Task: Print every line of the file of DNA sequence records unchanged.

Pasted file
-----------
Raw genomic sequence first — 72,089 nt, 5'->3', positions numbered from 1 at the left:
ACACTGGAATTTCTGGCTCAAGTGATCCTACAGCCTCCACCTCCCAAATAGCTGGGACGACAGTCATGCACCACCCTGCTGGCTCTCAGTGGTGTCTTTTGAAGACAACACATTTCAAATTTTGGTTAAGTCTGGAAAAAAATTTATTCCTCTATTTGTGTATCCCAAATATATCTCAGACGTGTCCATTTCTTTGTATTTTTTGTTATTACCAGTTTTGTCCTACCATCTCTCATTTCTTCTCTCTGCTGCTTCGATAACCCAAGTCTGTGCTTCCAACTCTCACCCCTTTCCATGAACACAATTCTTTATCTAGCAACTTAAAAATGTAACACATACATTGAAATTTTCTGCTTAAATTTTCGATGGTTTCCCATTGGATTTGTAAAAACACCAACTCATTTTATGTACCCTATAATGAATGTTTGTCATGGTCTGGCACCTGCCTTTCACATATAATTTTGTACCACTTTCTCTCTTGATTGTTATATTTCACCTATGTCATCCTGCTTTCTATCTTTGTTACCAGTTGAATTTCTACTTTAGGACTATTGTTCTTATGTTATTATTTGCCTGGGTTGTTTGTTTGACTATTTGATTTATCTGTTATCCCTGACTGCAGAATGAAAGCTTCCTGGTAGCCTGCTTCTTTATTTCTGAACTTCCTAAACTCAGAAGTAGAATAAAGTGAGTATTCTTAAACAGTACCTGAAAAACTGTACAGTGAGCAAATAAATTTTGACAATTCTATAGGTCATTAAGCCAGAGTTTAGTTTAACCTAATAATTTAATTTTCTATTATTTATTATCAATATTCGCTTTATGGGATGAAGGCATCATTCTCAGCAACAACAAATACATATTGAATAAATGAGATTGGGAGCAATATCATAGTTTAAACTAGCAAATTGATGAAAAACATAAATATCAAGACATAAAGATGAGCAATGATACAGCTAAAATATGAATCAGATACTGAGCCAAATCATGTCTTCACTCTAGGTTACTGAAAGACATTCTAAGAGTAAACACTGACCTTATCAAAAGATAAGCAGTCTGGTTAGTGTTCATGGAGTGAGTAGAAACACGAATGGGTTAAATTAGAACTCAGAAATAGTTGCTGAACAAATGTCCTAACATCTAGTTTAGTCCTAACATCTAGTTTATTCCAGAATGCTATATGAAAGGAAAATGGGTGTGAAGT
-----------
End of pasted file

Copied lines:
Raw genomic sequence first — 72,089 nt, 5'->3', positions numbered from 1 at the left:
ACACTGGAATTTCTGGCTCAAGTGATCCTACAGCCTCCACCTCCCAAATAGCTGGGACGACAGTCATGCACCACCCTGCTGGCTCTCAGTGGTGTCTTTTGAAGACAACACATTTCAAATTTTGGTTAAGTCTGGAAAAAAATTTATTCCTCTATTTGTGTATCCCAAATATATCTCAGACGTGTCCATTTCTTTGTATTTTTTGTTATTACCAGTTTTGTCCTACCATCTCTCATTTCTTCTCTCTGCTGCTTCGATAACCCAAGTCTGTGCTTCCAACTCTCACCCCTTTCCATGAACACAATTCTTTATCTAGCAACTTAAAAATGTAACACATACATTGAAATTTTCTGCTTAAATTTTCGATGGTTTCCCATTGGATTTGTAAAAACACCAACTCATTTTATGTACCCTATAATGAATGTTTGTCATGGTCTGGCACCTGCCTTTCACATATAATTTTGTACCACTTTCTCTCTTGATTGTTATATTTCACCTATGTCATCCTGCTTTCTATCTTTGTTACCAGTTGAATTTCTACTTTAGGACTATTGTTCTTATGTTATTATTTGCCTGGGTTGTTTGTTTGACTATTTGATTTATCTGTTATCCCTGACTGCAGAATGAAAGCTTCCTGGTAGCCTGCTTCTTTATTTCTGAACTTCCTAAACTCAGAAGTAGAATAAAGTGAGTATTCTTAAACAGTACCTGAAAAACTGTACAGTGAGCAAATAAATTTTGACAATTCTATAGGTCATTAAGCCAGAGTTTAGTTTAACCTAATAATTTAATTTTCTATTATTTATTATCAATATTCGCTTTATGGGATGAAGGCATCATTCTCAGCAACAACAAATACATATTGAATAAATGAGATTGGGAGCAATATCATAGTTTAAACTAGCAAATTGATGAAAAACATAAATATCAAGACATAAAGATGAGCAATGATACAGCTAAAATATGAATCAGATACTGAGCCAAATCATGTCTTCACTCTAGGTTACTGAAAGACATTCTAAGAGTAAACACTGACCTTATCAAAAGATAAGCAGTCTGGTTAGTGTTCATGGAGTGAGTAGAAACACGAATGGGTTAAATTAGAACTCAGAAATAGTTGCTGAACAAATGTCCTAACATCTAGTTTAGTCCTAACATCTAGTTTATTCCAGAATGCTATATGAAAGGAAAATGGGTGTGAAGT